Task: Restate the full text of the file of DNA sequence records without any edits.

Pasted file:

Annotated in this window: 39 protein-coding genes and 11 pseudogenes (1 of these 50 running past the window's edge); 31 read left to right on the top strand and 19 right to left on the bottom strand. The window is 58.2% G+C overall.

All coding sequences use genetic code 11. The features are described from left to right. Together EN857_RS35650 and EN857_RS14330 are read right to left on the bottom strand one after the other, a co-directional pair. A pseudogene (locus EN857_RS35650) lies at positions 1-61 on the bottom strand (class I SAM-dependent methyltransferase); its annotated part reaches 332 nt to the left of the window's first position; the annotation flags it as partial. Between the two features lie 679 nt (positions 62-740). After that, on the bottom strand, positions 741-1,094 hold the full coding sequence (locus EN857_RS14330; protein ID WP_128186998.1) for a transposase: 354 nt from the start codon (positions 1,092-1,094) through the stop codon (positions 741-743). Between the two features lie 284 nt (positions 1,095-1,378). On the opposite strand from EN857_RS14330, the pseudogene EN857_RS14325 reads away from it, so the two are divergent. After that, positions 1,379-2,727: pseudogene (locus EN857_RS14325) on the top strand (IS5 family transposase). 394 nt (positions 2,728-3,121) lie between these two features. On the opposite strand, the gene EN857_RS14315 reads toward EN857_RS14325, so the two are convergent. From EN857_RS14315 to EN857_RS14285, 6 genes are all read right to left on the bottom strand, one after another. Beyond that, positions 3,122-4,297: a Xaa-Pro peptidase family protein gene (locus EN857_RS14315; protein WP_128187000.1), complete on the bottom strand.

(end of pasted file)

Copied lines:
Annotated in this window: 39 protein-coding genes and 11 pseudogenes (1 of these 50 running past the window's edge); 31 read left to right on the top strand and 19 right to left on the bottom strand. The window is 58.2% G+C overall.

All coding sequences use genetic code 11. The features are described from left to right. Together EN857_RS35650 and EN857_RS14330 are read right to left on the bottom strand one after the other, a co-directional pair. A pseudogene (locus EN857_RS35650) lies at positions 1-61 on the bottom strand (class I SAM-dependent methyltransferase); its annotated part reaches 332 nt to the left of the window's first position; the annotation flags it as partial. Between the two features lie 679 nt (positions 62-740). After that, on the bottom strand, positions 741-1,094 hold the full coding sequence (locus EN857_RS14330; protein ID WP_128186998.1) for a transposase: 354 nt from the start codon (positions 1,092-1,094) through the stop codon (positions 741-743). Between the two features lie 284 nt (positions 1,095-1,378). On the opposite strand from EN857_RS14330, the pseudogene EN857_RS14325 reads away from it, so the two are divergent. After that, positions 1,379-2,727: pseudogene (locus EN857_RS14325) on the top strand (IS5 family transposase). 394 nt (positions 2,728-3,121) lie between these two features. On the opposite strand, the gene EN857_RS14315 reads toward EN857_RS14325, so the two are convergent. From EN857_RS14315 to EN857_RS14285, 6 genes are all read right to left on the bottom strand, one after another. Beyond that, positions 3,122-4,297: a Xaa-Pro peptidase family protein gene (locus EN857_RS14315; protein WP_128187000.1), complete on the bottom strand.